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On the ‘unviability’ of some states

By Edoba Omoregie
23 January 2023   |   3:03 am
There is a constant refrain in our federalism discussion which suggests that some states in the country are unviable.

Federalism

There is a constant refrain in our federalism discussion which suggests that some states in the country are unviable. It is suggested that because states have to visit Abuja monthly to receive allocations, some of them can actually not survive without such allocations. I find this belief or conclusion completely out of sync with the design of Nigeria’s federal system. 

Indeed, truth be told, there’s really nothing like “monthly” allocation to the states by the federal government. The latter is no more than a trustee of funds belonging to the federation. If this is properly understood, even the federal government receives “allocation”, as it’s not the owner of the money transferred to; or, to use the colloquial expression, the money “allocated” to it and the subnational levels comprising of the states and local government areas. 

Section 162 of the Constitution is quite explicit about the nature of fiscal arrangement the constitutional drafters have put in place. What’s provided in that section is a *Federation Account*, into which funds or revenue designated as belonging to that Account are to be paid, from proceeds raised from a variety of sources including revenue received from oil sales, VAT etc. 

It is important that a distinction is made between the _Federal Government_ and the _Federation_ in this regard, otherwise many of us will continue to fall into the common error of seeing the States as leeches, or as “unviable” units of the Federation, whatever that means. 
“Federation” in the context of section 162 (and virtually all other portions of the Constitution where the word appears) refers to the entire territory of Nigeria, composed of the federal government, the state government and the local government areas (or councils, as the case may be), each of which is entitled as of right to fiscal transfers from the Account pursuant to section 162 of the Constitution. 

We can raise queries about this centralised arrangement, but not to suggest that because states receive revenue from the Federation Account, some of them cannot survive without such allocation. 

Imagine a scenario where states have to retain a good portion of revenue generated in their domain which are today mobilised into the Federation Account, there would be little or no talk of “viable” states.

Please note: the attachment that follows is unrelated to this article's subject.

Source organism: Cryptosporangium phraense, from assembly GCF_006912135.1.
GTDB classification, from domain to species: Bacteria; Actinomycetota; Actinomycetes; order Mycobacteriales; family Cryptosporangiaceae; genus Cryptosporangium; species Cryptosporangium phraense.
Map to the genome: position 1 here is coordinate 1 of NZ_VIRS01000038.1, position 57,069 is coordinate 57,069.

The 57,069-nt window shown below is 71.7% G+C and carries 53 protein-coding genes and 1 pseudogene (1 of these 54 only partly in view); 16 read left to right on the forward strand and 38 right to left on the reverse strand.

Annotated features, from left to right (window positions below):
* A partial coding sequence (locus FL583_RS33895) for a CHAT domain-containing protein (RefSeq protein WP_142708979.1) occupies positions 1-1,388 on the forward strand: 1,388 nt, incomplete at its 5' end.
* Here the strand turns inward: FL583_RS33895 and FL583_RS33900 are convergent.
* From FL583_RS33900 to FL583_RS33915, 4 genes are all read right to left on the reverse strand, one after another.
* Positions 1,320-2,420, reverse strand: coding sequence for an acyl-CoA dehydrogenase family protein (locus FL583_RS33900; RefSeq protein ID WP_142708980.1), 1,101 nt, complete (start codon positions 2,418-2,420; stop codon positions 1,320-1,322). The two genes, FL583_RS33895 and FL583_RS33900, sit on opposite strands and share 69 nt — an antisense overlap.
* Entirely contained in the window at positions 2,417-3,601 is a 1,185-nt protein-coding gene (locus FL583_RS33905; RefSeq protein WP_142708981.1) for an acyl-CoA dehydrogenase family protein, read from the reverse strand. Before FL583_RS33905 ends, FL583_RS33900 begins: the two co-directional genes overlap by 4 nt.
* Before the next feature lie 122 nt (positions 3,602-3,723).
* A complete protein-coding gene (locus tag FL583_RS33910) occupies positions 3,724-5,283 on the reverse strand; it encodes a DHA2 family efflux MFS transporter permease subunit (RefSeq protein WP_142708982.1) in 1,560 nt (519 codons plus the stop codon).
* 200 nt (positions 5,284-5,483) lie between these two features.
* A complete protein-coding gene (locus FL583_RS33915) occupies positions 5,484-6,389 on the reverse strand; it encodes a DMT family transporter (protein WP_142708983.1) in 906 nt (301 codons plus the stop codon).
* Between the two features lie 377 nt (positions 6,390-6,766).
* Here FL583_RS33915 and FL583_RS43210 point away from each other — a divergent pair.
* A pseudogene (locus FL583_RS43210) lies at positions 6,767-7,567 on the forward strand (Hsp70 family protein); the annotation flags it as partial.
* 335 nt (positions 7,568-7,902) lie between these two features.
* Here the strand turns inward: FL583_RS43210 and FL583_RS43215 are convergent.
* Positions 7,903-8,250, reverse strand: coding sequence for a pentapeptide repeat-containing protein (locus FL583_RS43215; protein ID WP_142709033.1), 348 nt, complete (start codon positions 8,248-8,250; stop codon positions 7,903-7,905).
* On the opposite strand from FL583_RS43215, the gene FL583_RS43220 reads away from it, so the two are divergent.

As a matter of fact, there’s ample empirical evidence that all the states in the federation are endowed with sufficient natural resources, including human capital and arable land, to survive as stand-alone countries. Literally all of them are being strangulated by the fiscal federal arrangements put in place in the Constitution. 

This is why federalism reform advocates in Nigeria have continued to seek a radical change of the _status_ _quo_ with a view to empowering the states to retain greater control of their revenue without being required to come to Abuja for monthly “allocation”. 

To close, let me recall the view of a former President of the Forum of Federations which appears to summarise the challenges of our fiscal federal arrangement. According to him, ours is indeed a “unique” system of fiscal arrangement which is awkward, compared with what obtains in thriving federations. 

In summary, what is obvious is that the issue is not about the _viability_ of some states or most of them, but the _backwardness_ of our fiscal federal arrangement which has made states mere appendages of the federal government as it receives far more than a chunk of revenue mobilised into the Federation Account. This awkward arrangement has substantially denied the states, including those said to be unviable, access to their fiscal endowments. 

Going forward, stakeholders must sit down to review the entire fiscal arrangement of our federal system to make the states less dependent on fiscal transfers from the Federation Account, assuming that Account should be retained at all. 
Professor Omoregie is a Senior Advocate of Nigeria (SAN).

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